Now Maslow scribbles quickly. She no longer seems to be toying with him. She’s speaking her truth.

“When conflict arises,” she continues, “we look it straight in the eye. Otherwise, it festers like a cancer. Whether between countries, the people, the Court, lovers, or within oneself. To stay in the presence of conflict without flinching, without reaching for the weapon, without signing the order of execution, without agreeing to the proposal of marriage, takes real courage…and the sweet art of negotiation, of which I was a highly skilled practitioner. Because I could see into the hearts of men and women.

“So, when action was called for, I simply leaned. One way or the other. A little forward or back. Never losing my balance or, I must say, my head.

“Remember my words: ‘Men fight wars. Women win the peace.’”

Maslow does remember the words. A good turn of phrase he’d thought, but certainly, it’s not that simple.

“Men try to overcome. Women know how to undermine,” she adds, by way of explanation.

Also too simplistic, Maslow thinks. His mind races to find examples. “What about your Boudicca?” he asks. “Joan of Arc!”

“They lost,” Elizabeth says simply. “Their achievements are legendary. They won battles. That was their role. But they were defeated in war.”

Maslow is having trouble following. He’s not sure of her point. What did she do that was so special?

“Our dear Scribe.” Until now, Elizabeth has been proclaiming. Now she is scolding. “You’ll never enter our Kingdom through your mind. Listen to me now. Wrestle with my words later.”

“When it’s time for bold action,” she explains, “the queen knows it must be swift and unexpected—undermining rather than overcoming the other’s attack. Then we return immediately to the center of the hive.”

Maslow remembers Alma’s queens. Directing the hive through subtle shifts of energy. Her every need met by her attendants. Even when leading her loyal followers to a new home, she remains in the midst of the swarm.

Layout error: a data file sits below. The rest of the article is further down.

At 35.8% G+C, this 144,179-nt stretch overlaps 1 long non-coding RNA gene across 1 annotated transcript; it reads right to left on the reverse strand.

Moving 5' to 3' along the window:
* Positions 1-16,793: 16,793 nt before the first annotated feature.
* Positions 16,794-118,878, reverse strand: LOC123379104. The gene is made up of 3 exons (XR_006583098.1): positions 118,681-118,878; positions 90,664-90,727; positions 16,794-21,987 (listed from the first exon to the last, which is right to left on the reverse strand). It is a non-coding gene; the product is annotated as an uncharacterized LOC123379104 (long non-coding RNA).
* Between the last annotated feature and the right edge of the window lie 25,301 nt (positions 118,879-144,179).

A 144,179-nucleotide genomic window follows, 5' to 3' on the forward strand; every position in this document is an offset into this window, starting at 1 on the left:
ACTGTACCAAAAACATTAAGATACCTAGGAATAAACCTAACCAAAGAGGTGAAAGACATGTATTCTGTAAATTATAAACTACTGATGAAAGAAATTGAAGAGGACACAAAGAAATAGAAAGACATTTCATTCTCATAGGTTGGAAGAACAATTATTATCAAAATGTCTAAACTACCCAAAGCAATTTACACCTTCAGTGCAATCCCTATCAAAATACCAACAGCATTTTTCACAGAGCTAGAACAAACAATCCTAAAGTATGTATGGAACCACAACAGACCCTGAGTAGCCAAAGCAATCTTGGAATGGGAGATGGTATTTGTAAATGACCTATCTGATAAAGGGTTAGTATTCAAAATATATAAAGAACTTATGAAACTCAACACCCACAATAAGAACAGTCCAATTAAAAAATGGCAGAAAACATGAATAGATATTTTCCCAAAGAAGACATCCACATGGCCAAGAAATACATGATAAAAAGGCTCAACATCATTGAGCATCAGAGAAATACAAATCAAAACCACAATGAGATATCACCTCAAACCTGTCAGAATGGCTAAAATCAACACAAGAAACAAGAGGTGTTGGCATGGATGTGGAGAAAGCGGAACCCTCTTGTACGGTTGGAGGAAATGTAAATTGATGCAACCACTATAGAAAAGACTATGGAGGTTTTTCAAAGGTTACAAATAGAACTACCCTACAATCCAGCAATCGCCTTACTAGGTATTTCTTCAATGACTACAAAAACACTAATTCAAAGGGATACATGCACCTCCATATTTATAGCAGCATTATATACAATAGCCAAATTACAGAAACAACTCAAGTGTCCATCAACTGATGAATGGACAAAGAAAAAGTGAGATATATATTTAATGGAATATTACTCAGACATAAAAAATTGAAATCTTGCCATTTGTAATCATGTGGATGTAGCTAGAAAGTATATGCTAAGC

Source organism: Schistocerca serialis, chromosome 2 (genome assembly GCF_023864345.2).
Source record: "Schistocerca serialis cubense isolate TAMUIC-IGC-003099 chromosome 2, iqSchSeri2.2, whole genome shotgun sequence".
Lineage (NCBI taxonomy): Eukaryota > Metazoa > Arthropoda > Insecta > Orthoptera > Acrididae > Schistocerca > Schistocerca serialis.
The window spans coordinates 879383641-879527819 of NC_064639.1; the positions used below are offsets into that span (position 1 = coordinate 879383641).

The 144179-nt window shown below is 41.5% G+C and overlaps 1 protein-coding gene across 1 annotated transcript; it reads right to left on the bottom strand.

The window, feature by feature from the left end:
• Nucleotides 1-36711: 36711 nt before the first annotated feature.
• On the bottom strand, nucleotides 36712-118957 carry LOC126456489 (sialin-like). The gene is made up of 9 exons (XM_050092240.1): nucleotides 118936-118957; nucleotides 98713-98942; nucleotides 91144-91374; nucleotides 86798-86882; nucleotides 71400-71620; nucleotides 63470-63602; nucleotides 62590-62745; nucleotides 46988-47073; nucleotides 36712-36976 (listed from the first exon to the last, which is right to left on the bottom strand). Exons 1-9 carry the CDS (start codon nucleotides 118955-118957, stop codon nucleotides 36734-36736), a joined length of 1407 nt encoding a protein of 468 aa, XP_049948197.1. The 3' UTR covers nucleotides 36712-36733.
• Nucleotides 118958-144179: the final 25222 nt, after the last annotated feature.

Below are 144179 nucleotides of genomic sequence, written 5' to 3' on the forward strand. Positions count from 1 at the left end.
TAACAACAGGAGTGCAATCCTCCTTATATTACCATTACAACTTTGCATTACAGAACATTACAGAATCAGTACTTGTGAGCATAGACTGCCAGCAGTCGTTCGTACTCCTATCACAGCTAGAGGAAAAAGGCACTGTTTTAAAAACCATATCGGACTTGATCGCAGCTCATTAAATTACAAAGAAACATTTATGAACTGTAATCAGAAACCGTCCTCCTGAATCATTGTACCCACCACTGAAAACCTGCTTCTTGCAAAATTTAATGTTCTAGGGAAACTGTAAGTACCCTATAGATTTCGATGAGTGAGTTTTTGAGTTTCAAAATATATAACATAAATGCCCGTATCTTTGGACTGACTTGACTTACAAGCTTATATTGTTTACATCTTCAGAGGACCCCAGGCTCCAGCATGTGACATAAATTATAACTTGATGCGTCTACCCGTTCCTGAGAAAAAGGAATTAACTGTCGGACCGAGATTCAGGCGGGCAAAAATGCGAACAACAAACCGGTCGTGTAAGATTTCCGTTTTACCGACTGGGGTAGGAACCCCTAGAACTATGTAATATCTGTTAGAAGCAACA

“That’s right!” Elizabeth says it with light upward lilt of her voice, as if Maslow had figured out the first clue on a treasure hunt. “Then what?”

He remembers Alma saying that each hive has a different harmonic. Like two notes vibrating that let you hear a third. Even in a hive filled with thousands of whirring notes, there’s but one harmonic.

“Exactly,” Elizabeth says. “Our Scribe is finding his way. Now, attend to this, although you will likely barely glimpse its truth this lifetime. There’s no peace without war. No action without reaction. No power without weakness. No opposites, no harmonics. No harmonics, no evolution!” Her joy is contagious. The trees sway. Maslow starts to rock a little forward and back in time with her words, as if in prayer.

“On earth, Great Nature is the harmonic. In the hive and the kingdom, the Queen, herself, is the harmonic. In humans, Shin is the harmonic.”

Shin? Maslow wonders. The Tao?

“Words. Words. Words. Listen to the harmonics, our dear Scribe. There lie all the answers you seek. Follow the path of the harmonics. There goes the Way of the Universe. When heart and mind are ONE, there is creation.”

Maslow surrenders logic. Her words are dense. But he feels their meaning.